Tuesday, May 05, 2009

Gay marriage and big boobs

I don't normally read the Huffington Post, its layout somehow annoys me - but I followed a link there for some other reason yesterday and ended up reading Brian Normoyle's piece on Miss California (her of the not-being-a-fan-of-gay-marriage fame) and her breast implants. I was actually in California when this whole scandal erupted and was watching too much TV news, so lets say it was this that grabbed my attention, not the thought of Miss California's breasts more generally.

His point is superficially rather silly, but there is a deeper point. Years ago when I had more time, I wrote something vaguely similar here about cosmetic surgery in western societies and the issue of the veil for Muslim women. I've been thinking a lot about America after visiting the other week; I'm still getting over how foreign it is in many ways, despite being so familiar. But there is something rather American about a beauty queen who was paid by a commercial organisation to have her breast pumped full of silicon, basically for the titillation of men, holding forth on the morality of the private sexual lives of others. Regardless of the rights or wrongs, it is just plain weird.

1 comment:

KGS said...

Hi Toby, Actually it's an interesting view point. I for one have never taken an interest in beauty pagents, and I believe that they have not the appeal as they once had in the 40's 50's and 60's.

Feminism in some small measure played a role in diminishing the interest, but I assume it was just a natural trend based on more open awareness of sexuality...before then, having 50 women in bathing suits was a big deal.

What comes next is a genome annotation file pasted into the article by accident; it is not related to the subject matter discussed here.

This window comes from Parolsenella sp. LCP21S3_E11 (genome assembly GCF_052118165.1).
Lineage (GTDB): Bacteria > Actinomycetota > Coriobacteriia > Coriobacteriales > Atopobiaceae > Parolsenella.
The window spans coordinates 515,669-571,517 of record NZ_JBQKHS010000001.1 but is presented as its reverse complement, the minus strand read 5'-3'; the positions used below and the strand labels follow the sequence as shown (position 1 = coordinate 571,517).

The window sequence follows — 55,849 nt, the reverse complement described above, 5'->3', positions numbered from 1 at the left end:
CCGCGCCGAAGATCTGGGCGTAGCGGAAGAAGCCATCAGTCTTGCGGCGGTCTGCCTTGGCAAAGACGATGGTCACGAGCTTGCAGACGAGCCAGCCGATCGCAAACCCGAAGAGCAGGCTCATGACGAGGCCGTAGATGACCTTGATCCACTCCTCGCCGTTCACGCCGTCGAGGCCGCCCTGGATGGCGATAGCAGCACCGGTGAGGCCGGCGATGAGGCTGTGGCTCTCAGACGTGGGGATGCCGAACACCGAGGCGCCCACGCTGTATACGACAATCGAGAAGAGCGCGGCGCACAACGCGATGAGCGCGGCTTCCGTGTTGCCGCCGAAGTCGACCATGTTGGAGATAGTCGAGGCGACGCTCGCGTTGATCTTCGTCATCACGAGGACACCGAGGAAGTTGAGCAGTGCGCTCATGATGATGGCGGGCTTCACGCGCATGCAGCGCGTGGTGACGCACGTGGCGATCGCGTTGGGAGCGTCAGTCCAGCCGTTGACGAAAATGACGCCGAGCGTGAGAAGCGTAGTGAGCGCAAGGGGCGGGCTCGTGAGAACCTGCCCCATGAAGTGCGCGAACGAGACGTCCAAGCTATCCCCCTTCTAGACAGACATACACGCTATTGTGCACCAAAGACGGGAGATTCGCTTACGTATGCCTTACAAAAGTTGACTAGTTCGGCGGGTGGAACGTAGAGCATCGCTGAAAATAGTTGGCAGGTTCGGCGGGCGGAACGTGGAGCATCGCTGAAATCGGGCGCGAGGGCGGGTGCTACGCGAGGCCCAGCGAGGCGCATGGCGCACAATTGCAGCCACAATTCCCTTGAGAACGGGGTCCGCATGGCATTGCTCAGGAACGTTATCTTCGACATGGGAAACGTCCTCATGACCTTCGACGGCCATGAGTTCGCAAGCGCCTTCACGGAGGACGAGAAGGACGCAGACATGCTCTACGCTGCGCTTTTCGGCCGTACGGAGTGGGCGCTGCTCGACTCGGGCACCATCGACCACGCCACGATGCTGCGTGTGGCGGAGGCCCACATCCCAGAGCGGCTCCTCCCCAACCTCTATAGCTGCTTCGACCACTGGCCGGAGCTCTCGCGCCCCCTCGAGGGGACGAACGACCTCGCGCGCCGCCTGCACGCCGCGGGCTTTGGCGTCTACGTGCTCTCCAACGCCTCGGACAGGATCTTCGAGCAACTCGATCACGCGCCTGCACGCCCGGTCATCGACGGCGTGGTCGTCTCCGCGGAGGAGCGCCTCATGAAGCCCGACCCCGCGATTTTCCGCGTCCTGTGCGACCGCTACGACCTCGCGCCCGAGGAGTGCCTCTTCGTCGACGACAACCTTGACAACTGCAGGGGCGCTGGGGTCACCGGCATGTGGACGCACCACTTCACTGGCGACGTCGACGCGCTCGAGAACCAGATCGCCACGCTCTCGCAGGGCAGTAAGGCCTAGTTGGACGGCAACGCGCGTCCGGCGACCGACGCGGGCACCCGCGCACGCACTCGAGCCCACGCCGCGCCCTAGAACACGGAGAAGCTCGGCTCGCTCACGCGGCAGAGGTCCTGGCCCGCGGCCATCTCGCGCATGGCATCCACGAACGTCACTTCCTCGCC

While it's tempting to compare and question the relation between the two extremes of the veil and boob jobs, and I agree that they are, but nonetheless, I deem the veil to be the far more religiously and culturally oppressive of the two.

Let's face it, no western female has had acid thrown on her face or been murdered for *not* having a boob job. The most a women can encounter in the West is the feeling of dissapoint for not getting the role or promotion due to one's own looks.

Again, while I admit that the two phenomenons are *in some ways* the almost exact extreme of the other, the veil by far is the more oppressive and patriarchial of the two. Both involve societal pressure, but outward appearances in the West, at the end of the day, is by choice, which is something many a Muslim woman in the Islamic world can only dream of.

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